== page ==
We frequently think that the best negotiators are those who are quick on their feet and ready to go at a moment’s notice. We imagine that the ability to negotiate is some innate capability that some people have, and other’s don’t. This couldn’t be further from the truth. The key to a successful negotiation is preparation. Lots of preparation. From background research, to concrete strategy and planning, time spent preparing to negotiate will pay off when you sit down at the table.
This guide lays out six steps you can take to prepare for your next negotiation, and how to use storyboards and graphic organizers to make that preparation both effective and efficient. You’ll find templates that you can use to help in your preparations, and examples to illustrate finished results.
All the examples follow the story of NextWidget, a smart-widget startup, as they prepare to renegotiate their contract with Fabricorp, their manufacturer.*
Good preparation needs to rest on a strong foundation of knowledge. Before you even begin to plan a specific negotiation, you should take time to research and reflect on elements that will play an important role in it. What are some points you should be sure to focus on?
You are a participant in every negotiation you enter. If you can be honest about yourself and your position, you can avoid many stumbling blocks of novice negotiators. Before beginning preparations for a specific negotiation, you should know:
Something about yourself and how others perceive you
A "Johari Window" is a simple exercise to record and expand self-knowledge. Self-reflection will yield dividends across a wide range of activities, and may be particularly helpful if you are negotiating as a team rather than as an individual.
Your preferred negotiation style
Are you cooperative negotiator? A competitive one? If you’re not familiar with negotiation styles, read up and reflect on how you feel most comfortable when negotiating. Think about some of your recent negotiations, and how you approached them.
Strengths and weaknesses of your position
A "SWOT analysis" is a great tool to get a realistic and balanced picture of where you stand.
It isn’t enough to know where you are coming from, you should also know as much as you can about your opponent.
Imagine yourself in the position of your opponent.
Perform the same examination you have just undertaken for yourself, but from their perspective. If nothing else, organize the salient information you have about your opponent with a spider map, so that you can see it at a glance.
What do they want out of the negotiation?
Consider what the other side of this negotiation is looking to get from the negotiation. Be cautious not to jump to the conclusion that they want to nickle and dime you. Many times, “opponents” are potential collaborators, if your interests align sufficiently.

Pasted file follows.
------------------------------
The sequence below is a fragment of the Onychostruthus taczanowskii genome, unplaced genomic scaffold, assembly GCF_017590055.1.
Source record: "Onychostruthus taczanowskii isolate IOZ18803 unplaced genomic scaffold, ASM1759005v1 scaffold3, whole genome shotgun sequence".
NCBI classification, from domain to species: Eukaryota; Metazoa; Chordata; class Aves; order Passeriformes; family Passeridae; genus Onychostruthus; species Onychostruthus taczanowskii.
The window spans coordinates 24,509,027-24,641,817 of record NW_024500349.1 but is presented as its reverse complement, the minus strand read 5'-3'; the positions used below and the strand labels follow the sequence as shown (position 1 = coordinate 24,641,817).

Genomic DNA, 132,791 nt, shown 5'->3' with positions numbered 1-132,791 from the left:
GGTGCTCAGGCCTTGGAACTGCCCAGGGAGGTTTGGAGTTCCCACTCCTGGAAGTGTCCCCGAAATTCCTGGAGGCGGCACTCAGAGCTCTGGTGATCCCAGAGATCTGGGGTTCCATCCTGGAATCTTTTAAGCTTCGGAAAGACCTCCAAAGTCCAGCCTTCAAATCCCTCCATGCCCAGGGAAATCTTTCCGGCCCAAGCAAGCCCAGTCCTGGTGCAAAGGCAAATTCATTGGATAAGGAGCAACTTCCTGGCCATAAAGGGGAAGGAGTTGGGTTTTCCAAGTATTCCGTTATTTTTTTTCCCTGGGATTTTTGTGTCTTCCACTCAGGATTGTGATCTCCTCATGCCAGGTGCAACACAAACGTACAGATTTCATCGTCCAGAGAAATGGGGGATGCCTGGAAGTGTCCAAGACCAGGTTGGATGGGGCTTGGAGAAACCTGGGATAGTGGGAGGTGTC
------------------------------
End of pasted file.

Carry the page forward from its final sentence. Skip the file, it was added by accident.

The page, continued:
What is your relationship with the other side?
Are you familiar? What is the history? Consider making a timeline to organize this information. Trust is an important factor in negotiations and your history with the other side will be a big component of that.
If you’ve already done a SWOT analysis, you’ve begun to think about some of the environmental factors surrounding the negotiation. These can be further explored on a macro level with frameworks like Porter’s five forces, or a PEST analysis. Other things to research and consider include:
Who is watching this negotiation?
Even private negotiations have audiences. Negotiators on both sides may have stakeholders they are reporting back to, or competitors who will catch wind of the result. Some of the most important audience members are in the room, since every negotiator wants to be able to walk away from the table with a winning narrative.
What are some ground rules you want to have for the negotiation?
Are there any resources your opponent is likely to want? What issues are off topic or out of bounds?
Information about your industry
Any information about your field or industry can be helpful, and will likely be useful in the future anyway. You may not even think about this information during the negotiation, but it will help orient you and inform your preparations.
Use the templates below to make your own SWOT Analysis or Johari window.
An often neglected aspect of negotiation planning is to really consider what the objectives are. It is easy to lose perspective and jump to an obvious conclusion then pursue that objective throughout the negotiation. Hasty conclusions may not be as beneficial as they first appear, and may crowd out creative alternatives.
Consider what you need out of the negotiation, and what you want out of it. “Needs” are those objectives that are inflexible and will require you walking from the negotiation if you cannot get. They also include those things that you can’t do, either because it is out of your power, or it is not worthwhile. They form your bottom line and should not be conceded.